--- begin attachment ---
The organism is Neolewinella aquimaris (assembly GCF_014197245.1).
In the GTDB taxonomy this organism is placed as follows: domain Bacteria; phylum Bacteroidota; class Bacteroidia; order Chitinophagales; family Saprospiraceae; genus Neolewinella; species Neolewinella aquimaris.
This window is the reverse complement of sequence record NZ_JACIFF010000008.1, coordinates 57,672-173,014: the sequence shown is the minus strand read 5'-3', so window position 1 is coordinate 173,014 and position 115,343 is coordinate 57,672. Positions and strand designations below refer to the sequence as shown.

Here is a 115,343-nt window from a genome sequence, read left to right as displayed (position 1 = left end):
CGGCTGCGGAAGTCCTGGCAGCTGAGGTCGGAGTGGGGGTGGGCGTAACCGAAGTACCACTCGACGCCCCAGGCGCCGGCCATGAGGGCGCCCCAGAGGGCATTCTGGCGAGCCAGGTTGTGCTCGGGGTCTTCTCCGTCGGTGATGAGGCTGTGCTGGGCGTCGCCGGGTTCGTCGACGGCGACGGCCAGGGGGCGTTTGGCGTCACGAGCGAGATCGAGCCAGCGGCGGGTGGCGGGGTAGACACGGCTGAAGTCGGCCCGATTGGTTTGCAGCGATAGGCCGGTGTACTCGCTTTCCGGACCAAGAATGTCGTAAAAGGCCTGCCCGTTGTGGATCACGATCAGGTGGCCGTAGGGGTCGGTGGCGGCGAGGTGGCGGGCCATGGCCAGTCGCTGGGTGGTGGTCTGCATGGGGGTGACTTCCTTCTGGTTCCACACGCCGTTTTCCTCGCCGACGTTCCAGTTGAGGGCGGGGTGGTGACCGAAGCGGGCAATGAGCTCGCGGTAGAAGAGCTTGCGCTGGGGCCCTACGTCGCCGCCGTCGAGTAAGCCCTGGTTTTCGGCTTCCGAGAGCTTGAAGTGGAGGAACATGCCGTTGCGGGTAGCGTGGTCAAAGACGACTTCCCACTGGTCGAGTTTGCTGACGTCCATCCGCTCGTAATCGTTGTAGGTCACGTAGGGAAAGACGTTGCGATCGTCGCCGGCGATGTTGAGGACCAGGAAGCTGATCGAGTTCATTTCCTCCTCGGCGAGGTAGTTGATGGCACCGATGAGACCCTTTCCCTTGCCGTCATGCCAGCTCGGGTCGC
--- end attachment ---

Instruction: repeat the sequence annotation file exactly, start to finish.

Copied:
The organism is Neolewinella aquimaris (assembly GCF_014197245.1).
In the GTDB taxonomy this organism is placed as follows: domain Bacteria; phylum Bacteroidota; class Bacteroidia; order Chitinophagales; family Saprospiraceae; genus Neolewinella; species Neolewinella aquimaris.
This window is the reverse complement of sequence record NZ_JACIFF010000008.1, coordinates 57,672-173,014: the sequence shown is the minus strand read 5'-3', so window position 1 is coordinate 173,014 and position 115,343 is coordinate 57,672. Positions and strand designations below refer to the sequence as shown.

Here is a 115,343-nt window from a genome sequence, read left to right as displayed (position 1 = left end):
CGGCTGCGGAAGTCCTGGCAGCTGAGGTCGGAGTGGGGGTGGGCGTAACCGAAGTACCACTCGACGCCCCAGGCGCCGGCCATGAGGGCGCCCCAGAGGGCATTCTGGCGAGCCAGGTTGTGCTCGGGGTCTTCTCCGTCGGTGATGAGGCTGTGCTGGGCGTCGCCGGGTTCGTCGACGGCGACGGCCAGGGGGCGTTTGGCGTCACGAGCGAGATCGAGCCAGCGGCGGGTGGCGGGGTAGACACGGCTGAAGTCGGCCCGATTGGTTTGCAGCGATAGGCCGGTGTACTCGCTTTCCGGACCAAGAATGTCGTAAAAGGCCTGCCCGTTGTGGATCACGATCAGGTGGCCGTAGGGGTCGGTGGCGGCGAGGTGGCGGGCCATGGCCAGTCGCTGGGTGGTGGTCTGCATGGGGGTGACTTCCTTCTGGTTCCACACGCCGTTTTCCTCGCCGACGTTCCAGTTGAGGGCGGGGTGGTGACCGAAGCGGGCAATGAGCTCGCGGTAGAAGAGCTTGCGCTGGGGCCCTACGTCGCCGCCGTCGAGTAAGCCCTGGTTTTCGGCTTCCGAGAGCTTGAAGTGGAGGAACATGCCGTTGCGGGTAGCGTGGTCAAAGACGACTTCCCACTGGTCGAGTTTGCTGACGTCCATCCGCTCGTAATCGTTGTAGGTCACGTAGGGAAAGACGTTGCGATCGTCGCCGGCGATGTTGAGGACCAGGAAGCTGATCGAGTTCATTTCCTCCTCGGCGAGGTAGTTGATGGCACCGATGAGACCCTTTCCCTTGCCGTCATGCCAGCTCGGGTCGC